There's a Gin That Claims to Make You Look Younger
Anti-aGin says it's distilled with pure collagen, which naturally depletes over the years: cocktail time, anyone?
As scientists continue to debate the health benefits of alcohol consumption, one new product sounds awfully appealing: a gin that claims to help you look younger.
The gin is 40% alcohol, as is most gin, vodka and other hard liquor, and it has been distilled with pure collagen. Collagen is found in most products that claim to reverse aging effects because it's the substance that holds our skin together, but naturally depletes over time, resulting in wrinkles.
This "fountain of youth" gin also contains witch hazel, green tea, nettles, and gotu kola -- a plant that is used to treat various ailments that can affect skin's appearance like psoriases and varicose veins.
Nutritional supplements like those ingredients are a fast-growing industry. It's estimated that by 2020 the beauty supplement industry will be worth $7.4 billion.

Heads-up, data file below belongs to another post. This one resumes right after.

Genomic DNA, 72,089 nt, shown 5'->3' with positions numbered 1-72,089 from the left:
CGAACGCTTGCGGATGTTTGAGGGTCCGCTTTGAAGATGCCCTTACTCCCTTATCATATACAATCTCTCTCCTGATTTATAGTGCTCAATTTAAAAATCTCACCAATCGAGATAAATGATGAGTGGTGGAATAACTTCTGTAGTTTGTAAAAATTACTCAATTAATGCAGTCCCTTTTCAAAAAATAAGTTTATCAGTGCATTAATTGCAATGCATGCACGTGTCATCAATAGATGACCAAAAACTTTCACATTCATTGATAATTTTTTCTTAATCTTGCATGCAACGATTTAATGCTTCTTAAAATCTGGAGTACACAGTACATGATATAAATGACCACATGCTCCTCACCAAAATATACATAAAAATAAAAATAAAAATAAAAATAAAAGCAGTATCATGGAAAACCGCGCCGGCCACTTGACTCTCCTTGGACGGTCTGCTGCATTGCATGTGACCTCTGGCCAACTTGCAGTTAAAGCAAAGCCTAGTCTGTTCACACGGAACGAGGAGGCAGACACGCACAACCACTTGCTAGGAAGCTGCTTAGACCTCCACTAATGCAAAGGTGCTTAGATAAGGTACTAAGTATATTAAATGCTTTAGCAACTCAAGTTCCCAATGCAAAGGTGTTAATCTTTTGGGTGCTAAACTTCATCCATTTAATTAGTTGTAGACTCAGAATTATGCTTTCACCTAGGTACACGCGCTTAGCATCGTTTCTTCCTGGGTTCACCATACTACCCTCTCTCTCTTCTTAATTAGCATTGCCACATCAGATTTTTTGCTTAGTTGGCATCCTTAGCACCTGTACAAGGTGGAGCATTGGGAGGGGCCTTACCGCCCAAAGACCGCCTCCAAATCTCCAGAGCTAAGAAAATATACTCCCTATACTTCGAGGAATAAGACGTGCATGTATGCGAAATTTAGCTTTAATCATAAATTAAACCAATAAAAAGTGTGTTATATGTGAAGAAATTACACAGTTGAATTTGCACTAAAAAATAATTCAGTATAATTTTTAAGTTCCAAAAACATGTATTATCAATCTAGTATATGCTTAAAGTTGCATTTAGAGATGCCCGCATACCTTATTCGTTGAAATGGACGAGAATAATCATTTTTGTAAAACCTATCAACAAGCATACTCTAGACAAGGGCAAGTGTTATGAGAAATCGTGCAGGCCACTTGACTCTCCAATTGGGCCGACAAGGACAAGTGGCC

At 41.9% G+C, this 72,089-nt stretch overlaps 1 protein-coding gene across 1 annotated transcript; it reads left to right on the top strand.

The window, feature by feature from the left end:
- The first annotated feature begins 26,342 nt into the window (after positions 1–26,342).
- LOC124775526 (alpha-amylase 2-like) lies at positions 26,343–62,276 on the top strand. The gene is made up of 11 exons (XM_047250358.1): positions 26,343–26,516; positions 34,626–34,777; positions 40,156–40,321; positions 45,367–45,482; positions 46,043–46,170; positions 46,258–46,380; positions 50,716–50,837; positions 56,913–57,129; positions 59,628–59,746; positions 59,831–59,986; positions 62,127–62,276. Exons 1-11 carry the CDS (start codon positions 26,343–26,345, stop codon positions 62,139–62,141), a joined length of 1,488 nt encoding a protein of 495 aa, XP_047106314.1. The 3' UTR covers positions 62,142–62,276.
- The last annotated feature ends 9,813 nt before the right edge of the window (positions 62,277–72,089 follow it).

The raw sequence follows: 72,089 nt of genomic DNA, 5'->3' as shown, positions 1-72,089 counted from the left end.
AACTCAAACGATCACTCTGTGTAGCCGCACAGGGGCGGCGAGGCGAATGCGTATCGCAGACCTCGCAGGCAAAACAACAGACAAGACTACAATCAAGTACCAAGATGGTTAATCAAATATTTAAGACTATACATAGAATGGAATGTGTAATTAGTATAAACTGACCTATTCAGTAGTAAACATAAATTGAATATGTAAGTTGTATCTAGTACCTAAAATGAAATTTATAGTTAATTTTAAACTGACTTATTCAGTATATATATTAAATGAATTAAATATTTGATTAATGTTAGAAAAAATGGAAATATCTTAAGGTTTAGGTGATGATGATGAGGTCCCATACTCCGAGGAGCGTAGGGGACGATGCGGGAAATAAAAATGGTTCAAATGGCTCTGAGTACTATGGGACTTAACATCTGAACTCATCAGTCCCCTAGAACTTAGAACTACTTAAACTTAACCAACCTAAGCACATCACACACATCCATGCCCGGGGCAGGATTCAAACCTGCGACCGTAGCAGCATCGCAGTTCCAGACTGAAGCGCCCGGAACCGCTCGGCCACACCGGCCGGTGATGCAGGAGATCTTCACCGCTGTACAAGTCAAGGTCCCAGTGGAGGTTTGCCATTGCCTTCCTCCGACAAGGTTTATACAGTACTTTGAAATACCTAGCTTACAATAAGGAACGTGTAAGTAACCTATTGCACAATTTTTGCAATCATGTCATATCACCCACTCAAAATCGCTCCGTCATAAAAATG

That may be in part to some great marketing efforts. The online spirit retailer Drinksupermarket.com, where you can purchase Anti-aGin for a mere $50, says, "It's the next best thing for people who want stay young, but don't want to give up alcohol. By including a host of age-defying botanicals and combining them with drinkable collagen, this is the alcoholic equivalent of a facial."
With that kind of praise, it's hard to resist this supposed miracle gin. But unfortunately, there's little scientific evidence to prove that collagen aids in skin health, and there have been no scientific studies done to prove how effective Anti-aGin actually is at making your skin appear younger.